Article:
From late July until early October, she garnered interest from more than 30 artists across the country that were then whittled down to 19 from eight different states, as some dropped out while other obligations arose.
Bowers sent everyone two to three pieces of a box and told them to think outside the box.
“I wanted them to process whatever they were feeling, positive or negative, and told them to put that into art,” Bowers said.
Meanwhile, she began getting to know the artists who had reached out for the project.
She learned that though in Cleveland, Amy Lauria had a shared love of coastal art, made from her collection of stones, driftwood and beach glass from the shores of Lake Erie.
She discovered Statesville, N.C., participant Cynthia Webb was primarily a jeweler, not a painter, but was still willing to give the project a whirl.
She checked on California participants Nikki Contini and Rebecca Potts during the wildfires.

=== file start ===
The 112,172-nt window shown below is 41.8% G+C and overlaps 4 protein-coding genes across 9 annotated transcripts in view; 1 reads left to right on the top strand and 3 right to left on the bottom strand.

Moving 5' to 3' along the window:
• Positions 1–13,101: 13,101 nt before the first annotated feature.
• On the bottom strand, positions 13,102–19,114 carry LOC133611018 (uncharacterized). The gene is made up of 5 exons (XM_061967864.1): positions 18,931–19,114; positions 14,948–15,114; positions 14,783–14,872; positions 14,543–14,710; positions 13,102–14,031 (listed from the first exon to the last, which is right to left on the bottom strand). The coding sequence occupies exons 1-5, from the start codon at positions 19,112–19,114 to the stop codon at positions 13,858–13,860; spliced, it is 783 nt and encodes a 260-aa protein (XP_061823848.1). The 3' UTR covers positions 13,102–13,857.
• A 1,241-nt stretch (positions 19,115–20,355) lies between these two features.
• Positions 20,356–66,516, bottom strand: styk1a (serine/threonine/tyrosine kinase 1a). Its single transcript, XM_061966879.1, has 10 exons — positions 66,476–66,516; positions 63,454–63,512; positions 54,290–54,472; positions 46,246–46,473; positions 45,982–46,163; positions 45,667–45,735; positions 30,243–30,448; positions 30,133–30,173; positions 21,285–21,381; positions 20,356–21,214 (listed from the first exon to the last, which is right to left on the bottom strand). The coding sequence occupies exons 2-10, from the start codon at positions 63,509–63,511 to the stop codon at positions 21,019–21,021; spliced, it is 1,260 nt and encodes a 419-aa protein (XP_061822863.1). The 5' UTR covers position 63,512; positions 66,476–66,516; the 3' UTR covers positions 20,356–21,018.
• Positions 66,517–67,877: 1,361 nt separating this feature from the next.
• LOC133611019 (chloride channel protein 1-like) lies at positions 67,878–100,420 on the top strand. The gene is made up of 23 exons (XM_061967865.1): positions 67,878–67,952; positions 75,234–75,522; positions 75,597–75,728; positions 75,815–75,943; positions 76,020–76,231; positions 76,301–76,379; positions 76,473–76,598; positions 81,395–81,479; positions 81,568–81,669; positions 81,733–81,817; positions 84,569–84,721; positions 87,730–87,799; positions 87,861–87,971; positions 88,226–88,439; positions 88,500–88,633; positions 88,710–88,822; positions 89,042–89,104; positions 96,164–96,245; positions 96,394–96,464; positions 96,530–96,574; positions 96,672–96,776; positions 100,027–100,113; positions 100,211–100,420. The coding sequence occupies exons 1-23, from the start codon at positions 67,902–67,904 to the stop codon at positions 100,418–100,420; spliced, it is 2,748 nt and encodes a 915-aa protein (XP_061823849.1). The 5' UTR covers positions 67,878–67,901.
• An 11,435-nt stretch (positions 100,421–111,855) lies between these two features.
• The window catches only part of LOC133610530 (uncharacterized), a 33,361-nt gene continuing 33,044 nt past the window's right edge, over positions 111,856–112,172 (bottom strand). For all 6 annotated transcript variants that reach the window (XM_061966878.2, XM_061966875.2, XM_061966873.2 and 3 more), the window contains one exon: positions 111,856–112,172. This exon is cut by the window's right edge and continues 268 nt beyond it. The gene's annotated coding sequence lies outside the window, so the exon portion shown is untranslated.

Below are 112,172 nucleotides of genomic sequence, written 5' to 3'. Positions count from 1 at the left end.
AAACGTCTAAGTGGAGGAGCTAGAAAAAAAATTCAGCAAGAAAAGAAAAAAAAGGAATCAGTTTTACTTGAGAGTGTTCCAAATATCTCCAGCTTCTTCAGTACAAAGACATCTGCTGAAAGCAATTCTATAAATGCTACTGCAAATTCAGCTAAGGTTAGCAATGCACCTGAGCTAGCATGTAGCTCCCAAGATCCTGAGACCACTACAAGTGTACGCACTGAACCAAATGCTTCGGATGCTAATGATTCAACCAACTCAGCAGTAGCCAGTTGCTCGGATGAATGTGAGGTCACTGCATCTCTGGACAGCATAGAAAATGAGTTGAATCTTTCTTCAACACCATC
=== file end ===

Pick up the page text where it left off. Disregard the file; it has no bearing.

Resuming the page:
Everyone began chatting on social media, expressing their hardships during the pandemic and also offering support and encouraging words.
Then Bowers paired up snail mail buddies, sending everyone in the group a pre-stamped envelope biweekly that they could fill with whatever they wanted to send to their selected partner.
In the midst of widespread loss of life, Bowers saw before her eyes a story unfold of new friendships being born despite it all.
“We really became this socially distanced community, connected over this project,” Bowers said. “We all were sheltering in home and in the same pandemic boat, but took comfort in knowing we weren’t in it alone.”
In January, the last finished squares arrived on Seabrook Island.
“When I laid all the squares out on my studio table, I saw that everyone had channeled their heartache, their loneliness, their sadness, their anxiety, all into something positive,” Bowers said. “The synergy was wild.”
Frankie Slaughter’s abstract acrylic and Celie Gehrig’s colorful flowers were bright and childlike splashes of wonder amid the chaos.
Rachel McLaughlin’s piece “No Mud, No Lotus” (Thich Nhat Hanh) perhaps encapsulated the juxtaposition of positive and negative emotions brought on by COVID-19 the most succinctly.